Mbyo (Rwanda): Twenty-five years ago, Tasian Nkundiye murdered his neighbour with a machete. The 43-year-old Hutu and a few other men from his Rwandan village chopped the Tutsi man to pieces — one horrific slaying during a 100-day genocide that killed an estimated 800,000 ethnic Tutsis and the Hutus who tried to protect them.
Nkundiye was convicted of the killing and other crimes and spent eight years in prison. Today he lives nearby the widow of the man he killed. And somehow they are friends — their children and grandchildren play and share lunch together, their cows graze in the same field. “I am very grateful to her,” Nkundiye, now 68, said of the widow, 58-year-old Laurencia Mukalemera.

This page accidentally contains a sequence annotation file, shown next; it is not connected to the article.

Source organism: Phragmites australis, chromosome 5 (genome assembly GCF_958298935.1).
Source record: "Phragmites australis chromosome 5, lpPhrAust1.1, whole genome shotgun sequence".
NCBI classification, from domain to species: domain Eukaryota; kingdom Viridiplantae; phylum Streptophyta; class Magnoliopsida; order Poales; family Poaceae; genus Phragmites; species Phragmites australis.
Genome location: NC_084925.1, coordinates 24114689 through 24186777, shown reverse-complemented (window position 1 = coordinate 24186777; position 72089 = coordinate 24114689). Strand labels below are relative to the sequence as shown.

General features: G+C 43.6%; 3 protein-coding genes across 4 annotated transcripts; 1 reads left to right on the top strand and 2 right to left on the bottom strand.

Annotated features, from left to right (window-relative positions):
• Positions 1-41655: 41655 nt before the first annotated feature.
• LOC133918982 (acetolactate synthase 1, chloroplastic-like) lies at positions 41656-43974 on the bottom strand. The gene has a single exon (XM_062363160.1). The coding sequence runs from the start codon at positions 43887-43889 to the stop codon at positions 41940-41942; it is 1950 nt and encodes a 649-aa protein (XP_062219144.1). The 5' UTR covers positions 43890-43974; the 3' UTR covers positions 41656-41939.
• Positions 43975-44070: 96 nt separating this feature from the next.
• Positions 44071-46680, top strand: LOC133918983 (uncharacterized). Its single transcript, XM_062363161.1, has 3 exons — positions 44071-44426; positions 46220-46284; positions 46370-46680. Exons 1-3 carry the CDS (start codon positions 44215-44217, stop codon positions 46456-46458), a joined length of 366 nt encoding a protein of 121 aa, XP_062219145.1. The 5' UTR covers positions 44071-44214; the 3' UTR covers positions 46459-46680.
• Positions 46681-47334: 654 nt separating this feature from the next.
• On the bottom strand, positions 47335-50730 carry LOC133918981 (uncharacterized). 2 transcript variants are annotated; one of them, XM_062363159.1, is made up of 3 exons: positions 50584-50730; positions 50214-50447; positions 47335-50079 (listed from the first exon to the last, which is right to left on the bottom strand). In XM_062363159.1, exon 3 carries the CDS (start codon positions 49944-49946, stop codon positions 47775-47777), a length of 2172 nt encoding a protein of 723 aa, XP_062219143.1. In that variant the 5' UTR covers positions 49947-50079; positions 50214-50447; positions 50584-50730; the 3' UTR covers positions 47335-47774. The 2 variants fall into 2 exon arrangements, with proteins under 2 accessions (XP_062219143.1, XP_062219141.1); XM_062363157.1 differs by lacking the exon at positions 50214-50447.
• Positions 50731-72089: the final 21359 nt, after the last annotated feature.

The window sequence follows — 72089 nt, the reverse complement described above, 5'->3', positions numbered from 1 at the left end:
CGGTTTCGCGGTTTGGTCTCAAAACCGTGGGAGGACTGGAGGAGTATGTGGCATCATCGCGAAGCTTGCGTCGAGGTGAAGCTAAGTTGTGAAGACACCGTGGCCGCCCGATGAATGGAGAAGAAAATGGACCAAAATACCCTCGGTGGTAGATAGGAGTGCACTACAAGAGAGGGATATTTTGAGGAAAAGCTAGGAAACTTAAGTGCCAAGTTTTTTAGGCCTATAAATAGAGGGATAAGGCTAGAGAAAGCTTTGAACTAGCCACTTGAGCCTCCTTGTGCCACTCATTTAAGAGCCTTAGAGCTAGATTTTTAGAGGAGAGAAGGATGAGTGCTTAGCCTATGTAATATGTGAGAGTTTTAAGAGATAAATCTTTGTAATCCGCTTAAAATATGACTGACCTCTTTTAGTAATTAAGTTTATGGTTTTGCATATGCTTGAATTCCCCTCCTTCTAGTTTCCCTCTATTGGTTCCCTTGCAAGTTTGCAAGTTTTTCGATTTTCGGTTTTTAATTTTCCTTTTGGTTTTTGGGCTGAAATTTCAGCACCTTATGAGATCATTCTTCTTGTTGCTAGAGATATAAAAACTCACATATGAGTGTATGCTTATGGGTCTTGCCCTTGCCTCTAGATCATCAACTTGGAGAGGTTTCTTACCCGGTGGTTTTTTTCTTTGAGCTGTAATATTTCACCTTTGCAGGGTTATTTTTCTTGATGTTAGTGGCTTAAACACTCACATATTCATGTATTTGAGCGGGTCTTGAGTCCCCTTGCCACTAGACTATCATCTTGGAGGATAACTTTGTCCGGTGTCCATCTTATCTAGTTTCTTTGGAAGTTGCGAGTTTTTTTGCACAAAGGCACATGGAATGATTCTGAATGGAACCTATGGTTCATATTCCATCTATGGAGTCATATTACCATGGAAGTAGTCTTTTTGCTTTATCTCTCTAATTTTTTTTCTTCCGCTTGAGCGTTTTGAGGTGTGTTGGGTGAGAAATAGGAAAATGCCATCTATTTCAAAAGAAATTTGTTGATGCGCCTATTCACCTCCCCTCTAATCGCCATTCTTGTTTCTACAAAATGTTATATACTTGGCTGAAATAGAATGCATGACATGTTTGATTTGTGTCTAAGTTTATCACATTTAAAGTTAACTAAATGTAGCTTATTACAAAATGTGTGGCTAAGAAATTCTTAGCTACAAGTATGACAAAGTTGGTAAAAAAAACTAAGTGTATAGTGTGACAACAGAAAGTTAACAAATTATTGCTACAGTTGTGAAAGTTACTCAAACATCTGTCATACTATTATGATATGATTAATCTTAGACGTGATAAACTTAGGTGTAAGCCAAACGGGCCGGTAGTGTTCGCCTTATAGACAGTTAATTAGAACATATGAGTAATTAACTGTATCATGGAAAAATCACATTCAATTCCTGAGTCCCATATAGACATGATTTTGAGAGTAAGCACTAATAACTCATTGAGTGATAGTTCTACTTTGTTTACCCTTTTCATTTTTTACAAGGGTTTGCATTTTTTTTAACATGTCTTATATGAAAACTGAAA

“Ever since I apologized to her after prison life, confessing to my crimes and asking her for forgiveness, she has accepted me. I even leave my children with her when I am away.” A quarter century after the 1994 genocide that killed 75 per cent of the country’s ethnic Tutsis, Rwanda has six “reconciliation villages” like Mbyo, where genocide survivors and perpetrators live alongside each other. Convicted killers re-integrate into society by publicly apologising for their crimes.
Survivors profess forgiveness. The villages are showpieces of President Paul Kagame’s policy of ethnic reconciliation, although some critics say the communities are forced and the reconciliation is artificial. About 3,000 victims and perpetrators live in the villages established by Prison Fellowship Rwanda, a Christian organisation, and funded by the US government, the United Nations and other donors to promote healing in Rwanda from the gaping wounds left by the genocide.